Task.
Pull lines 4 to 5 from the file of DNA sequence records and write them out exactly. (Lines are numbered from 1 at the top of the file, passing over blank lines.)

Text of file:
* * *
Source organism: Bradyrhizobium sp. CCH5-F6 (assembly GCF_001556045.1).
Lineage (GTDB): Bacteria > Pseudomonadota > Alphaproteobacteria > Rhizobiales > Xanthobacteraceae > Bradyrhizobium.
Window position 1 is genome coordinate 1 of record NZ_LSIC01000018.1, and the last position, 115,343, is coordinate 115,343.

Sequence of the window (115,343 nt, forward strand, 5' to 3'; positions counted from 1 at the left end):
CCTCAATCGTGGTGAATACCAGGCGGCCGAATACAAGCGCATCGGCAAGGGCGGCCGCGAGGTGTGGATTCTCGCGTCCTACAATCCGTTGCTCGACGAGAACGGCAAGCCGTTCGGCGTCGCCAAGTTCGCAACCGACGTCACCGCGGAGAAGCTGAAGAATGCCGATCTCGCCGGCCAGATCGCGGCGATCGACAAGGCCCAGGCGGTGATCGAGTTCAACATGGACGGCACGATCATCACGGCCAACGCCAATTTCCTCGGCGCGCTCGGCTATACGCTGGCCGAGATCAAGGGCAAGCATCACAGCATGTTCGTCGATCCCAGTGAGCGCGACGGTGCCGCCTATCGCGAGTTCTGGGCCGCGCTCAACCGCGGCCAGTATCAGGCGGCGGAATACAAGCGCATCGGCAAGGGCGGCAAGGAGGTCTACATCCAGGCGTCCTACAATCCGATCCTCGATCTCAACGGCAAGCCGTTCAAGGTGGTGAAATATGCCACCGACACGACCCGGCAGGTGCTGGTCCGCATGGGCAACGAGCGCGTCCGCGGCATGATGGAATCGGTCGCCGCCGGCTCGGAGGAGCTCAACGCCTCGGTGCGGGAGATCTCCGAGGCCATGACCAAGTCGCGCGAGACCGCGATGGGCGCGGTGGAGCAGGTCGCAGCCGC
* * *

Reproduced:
Sequence of the window (115,343 nt, forward strand, 5' to 3'; positions counted from 1 at the left end):
CCTCAATCGTGGTGAATACCAGGCGGCCGAATACAAGCGCATCGGCAAGGGCGGCCGCGAGGTGTGGATTCTCGCGTCCTACAATCCGTTGCTCGACGAGAACGGCAAGCCGTTCGGCGTCGCCAAGTTCGCAACCGACGTCACCGCGGAGAAGCTGAAGAATGCCGATCTCGCCGGCCAGATCGCGGCGATCGACAAGGCCCAGGCGGTGATCGAGTTCAACATGGACGGCACGATCATCACGGCCAACGCCAATTTCCTCGGCGCGCTCGGCTATACGCTGGCCGAGATCAAGGGCAAGCATCACAGCATGTTCGTCGATCCCAGTGAGCGCGACGGTGCCGCCTATCGCGAGTTCTGGGCCGCGCTCAACCGCGGCCAGTATCAGGCGGCGGAATACAAGCGCATCGGCAAGGGCGGCAAGGAGGTCTACATCCAGGCGTCCTACAATCCGATCCTCGATCTCAACGGCAAGCCGTTCAAGGTGGTGAAATATGCCACCGACACGACCCGGCAGGTGCTGGTCCGCATGGGCAACGAGCGCGTCCGCGGCATGATGGAATCGGTCGCCGCCGGCTCGGAGGAGCTCAACGCCTCGGTGCGGGAGATCTCCGAGGCCATGACCAAGTCGCGCGAGACCGCGATGGGCGCGGTGGAGCAGGTCGCAGCCGC